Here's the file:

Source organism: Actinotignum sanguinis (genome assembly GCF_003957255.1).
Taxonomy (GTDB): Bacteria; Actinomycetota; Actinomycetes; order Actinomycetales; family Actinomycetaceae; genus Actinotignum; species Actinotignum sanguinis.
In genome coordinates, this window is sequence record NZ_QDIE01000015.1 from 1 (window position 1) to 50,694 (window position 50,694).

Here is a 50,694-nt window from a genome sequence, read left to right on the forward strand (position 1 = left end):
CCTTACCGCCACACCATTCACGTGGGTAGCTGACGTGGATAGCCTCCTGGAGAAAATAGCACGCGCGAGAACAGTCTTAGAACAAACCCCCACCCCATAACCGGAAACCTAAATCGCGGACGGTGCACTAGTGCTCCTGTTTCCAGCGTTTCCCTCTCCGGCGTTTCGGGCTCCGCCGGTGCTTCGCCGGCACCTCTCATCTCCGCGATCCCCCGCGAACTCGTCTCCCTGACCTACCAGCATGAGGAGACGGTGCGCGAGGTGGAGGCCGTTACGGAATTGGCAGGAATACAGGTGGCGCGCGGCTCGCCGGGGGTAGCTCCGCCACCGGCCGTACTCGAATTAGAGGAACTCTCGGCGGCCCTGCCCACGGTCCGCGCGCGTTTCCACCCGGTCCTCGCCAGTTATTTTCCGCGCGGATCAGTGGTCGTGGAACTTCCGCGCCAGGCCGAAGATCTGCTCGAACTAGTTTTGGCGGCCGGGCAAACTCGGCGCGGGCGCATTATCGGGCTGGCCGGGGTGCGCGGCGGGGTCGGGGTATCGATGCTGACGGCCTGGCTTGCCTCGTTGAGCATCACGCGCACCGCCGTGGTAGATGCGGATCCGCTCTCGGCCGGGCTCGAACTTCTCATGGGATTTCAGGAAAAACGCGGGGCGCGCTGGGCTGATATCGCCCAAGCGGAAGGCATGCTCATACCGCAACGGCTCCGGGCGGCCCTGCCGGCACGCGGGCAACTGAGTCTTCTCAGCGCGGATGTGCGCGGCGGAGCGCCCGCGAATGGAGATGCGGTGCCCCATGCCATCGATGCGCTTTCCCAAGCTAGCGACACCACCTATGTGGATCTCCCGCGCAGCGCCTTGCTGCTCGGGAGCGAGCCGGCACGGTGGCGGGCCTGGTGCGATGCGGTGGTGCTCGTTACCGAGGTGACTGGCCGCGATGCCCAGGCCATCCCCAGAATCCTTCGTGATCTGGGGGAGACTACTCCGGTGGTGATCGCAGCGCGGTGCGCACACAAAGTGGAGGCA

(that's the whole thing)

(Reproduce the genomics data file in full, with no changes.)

Source organism: Actinotignum sanguinis (genome assembly GCF_003957255.1).
Taxonomy (GTDB): Bacteria; Actinomycetota; Actinomycetes; order Actinomycetales; family Actinomycetaceae; genus Actinotignum; species Actinotignum sanguinis.
In genome coordinates, this window is sequence record NZ_QDIE01000015.1 from 1 (window position 1) to 50,694 (window position 50,694).

Here is a 50,694-nt window from a genome sequence, read left to right on the forward strand (position 1 = left end):
CCTTACCGCCACACCATTCACGTGGGTAGCTGACGTGGATAGCCTCCTGGAGAAAATAGCACGCGCGAGAACAGTCTTAGAACAAACCCCCACCCCATAACCGGAAACCTAAATCGCGGACGGTGCACTAGTGCTCCTGTTTCCAGCGTTTCCCTCTCCGGCGTTTCGGGCTCCGCCGGTGCTTCGCCGGCACCTCTCATCTCCGCGATCCCCCGCGAACTCGTCTCCCTGACCTACCAGCATGAGGAGACGGTGCGCGAGGTGGAGGCCGTTACGGAATTGGCAGGAATACAGGTGGCGCGCGGCTCGCCGGGGGTAGCTCCGCCACCGGCCGTACTCGAATTAGAGGAACTCTCGGCGGCCCTGCCCACGGTCCGCGCGCGTTTCCACCCGGTCCTCGCCAGTTATTTTCCGCGCGGATCAGTGGTCGTGGAACTTCCGCGCCAGGCCGAAGATCTGCTCGAACTAGTTTTGGCGGCCGGGCAAACTCGGCGCGGGCGCATTATCGGGCTGGCCGGGGTGCGCGGCGGGGTCGGGGTATCGATGCTGACGGCCTGGCTTGCCTCGTTGAGCATCACGCGCACCGCCGTGGTAGATGCGGATCCGCTCTCGGCCGGGCTCGAACTTCTCATGGGATTTCAGGAAAAACGCGGGGCGCGCTGGGCTGATATCGCCCAAGCGGAAGGCATGCTCATACCGCAACGGCTCCGGGCGGCCCTGCCGGCACGCGGGCAACTGAGTCTTCTCAGCGCGGATGTGCGCGGCGGAGCGCCCGCGAATGGAGATGCGGTGCCCCATGCCATCGATGCGCTTTCCCAAGCTAGCGACACCACCTATGTGGATCTCCCGCGCAGCGCCTTGCTGCTCGGGAGCGAGCCGGCACGGTGGCGGGCCTGGTGCGATGCGGTGGTGCTCGTTACCGAGGTGACTGGCCGCGATGCCCAGGCCATCCCCAGAATCCTTCGTGATCTGGGGGAGACTACTCCGGTGGTGATCGCAGCGCGGTGCGCACACAAAGTGGAGGCA